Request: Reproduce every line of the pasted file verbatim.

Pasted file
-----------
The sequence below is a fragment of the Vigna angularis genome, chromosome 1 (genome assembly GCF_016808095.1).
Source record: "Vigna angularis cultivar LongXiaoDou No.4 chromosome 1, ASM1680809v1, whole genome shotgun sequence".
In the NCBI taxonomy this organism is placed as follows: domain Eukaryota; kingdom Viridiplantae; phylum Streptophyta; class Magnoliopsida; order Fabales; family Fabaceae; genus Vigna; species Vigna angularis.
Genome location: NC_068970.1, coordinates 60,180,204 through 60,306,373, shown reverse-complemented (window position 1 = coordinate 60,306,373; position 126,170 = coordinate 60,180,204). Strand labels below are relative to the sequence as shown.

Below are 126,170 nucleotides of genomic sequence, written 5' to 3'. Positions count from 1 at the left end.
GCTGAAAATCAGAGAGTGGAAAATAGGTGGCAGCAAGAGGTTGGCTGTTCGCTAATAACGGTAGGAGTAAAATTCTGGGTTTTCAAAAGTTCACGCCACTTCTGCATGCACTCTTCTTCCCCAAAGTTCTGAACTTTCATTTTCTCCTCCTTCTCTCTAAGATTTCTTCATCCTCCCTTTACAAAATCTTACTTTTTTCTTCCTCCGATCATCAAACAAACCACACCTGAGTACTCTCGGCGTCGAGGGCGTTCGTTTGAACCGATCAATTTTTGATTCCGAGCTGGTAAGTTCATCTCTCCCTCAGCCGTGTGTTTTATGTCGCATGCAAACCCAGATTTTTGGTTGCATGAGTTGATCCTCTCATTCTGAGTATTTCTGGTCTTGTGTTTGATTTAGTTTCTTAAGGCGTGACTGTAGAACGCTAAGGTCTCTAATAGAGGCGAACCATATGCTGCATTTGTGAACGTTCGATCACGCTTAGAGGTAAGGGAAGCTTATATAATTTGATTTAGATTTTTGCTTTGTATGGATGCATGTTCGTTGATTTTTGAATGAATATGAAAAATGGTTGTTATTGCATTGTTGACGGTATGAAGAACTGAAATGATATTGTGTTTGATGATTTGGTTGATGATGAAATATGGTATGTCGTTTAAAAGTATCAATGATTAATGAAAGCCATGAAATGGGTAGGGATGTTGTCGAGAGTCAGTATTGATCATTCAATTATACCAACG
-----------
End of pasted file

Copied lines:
The sequence below is a fragment of the Vigna angularis genome, chromosome 1 (genome assembly GCF_016808095.1).
Source record: "Vigna angularis cultivar LongXiaoDou No.4 chromosome 1, ASM1680809v1, whole genome shotgun sequence".
In the NCBI taxonomy this organism is placed as follows: domain Eukaryota; kingdom Viridiplantae; phylum Streptophyta; class Magnoliopsida; order Fabales; family Fabaceae; genus Vigna; species Vigna angularis.
Genome location: NC_068970.1, coordinates 60,180,204 through 60,306,373, shown reverse-complemented (window position 1 = coordinate 60,306,373; position 126,170 = coordinate 60,180,204). Strand labels below are relative to the sequence as shown.

Below are 126,170 nucleotides of genomic sequence, written 5' to 3'. Positions count from 1 at the left end.
GCTGAAAATCAGAGAGTGGAAAATAGGTGGCAGCAAGAGGTTGGCTGTTCGCTAATAACGGTAGGAGTAAAATTCTGGGTTTTCAAAAGTTCACGCCACTTCTGCATGCACTCTTCTTCCCCAAAGTTCTGAACTTTCATTTTCTCCTCCTTCTCTCTAAGATTTCTTCATCCTCCCTTTACAAAATCTTACTTTTTTCTTCCTCCGATCATCAAACAAACCACACCTGAGTACTCTCGGCGTCGAGGGCGTTCGTTTGAACCGATCAATTTTTGATTCCGAGCTGGTAAGTTCATCTCTCCCTCAGCCGTGTGTTTTATGTCGCATGCAAACCCAGATTTTTGGTTGCATGAGTTGATCCTCTCATTCTGAGTATTTCTGGTCTTGTGTTTGATTTAGTTTCTTAAGGCGTGACTGTAGAACGCTAAGGTCTCTAATAGAGGCGAACCATATGCTGCATTTGTGAACGTTCGATCACGCTTAGAGGTAAGGGAAGCTTATATAATTTGATTTAGATTTTTGCTTTGTATGGATGCATGTTCGTTGATTTTTGAATGAATATGAAAAATGGTTGTTATTGCATTGTTGACGGTATGAAGAACTGAAATGATATTGTGTTTGATGATTTGGTTGATGATGAAATATGGTATGTCGTTTAAAAGTATCAATGATTAATGAAAGCCATGAAATGGGTAGGGATGTTGTCGAGAGTCAGTATTGATCATTCAATTATACCAACG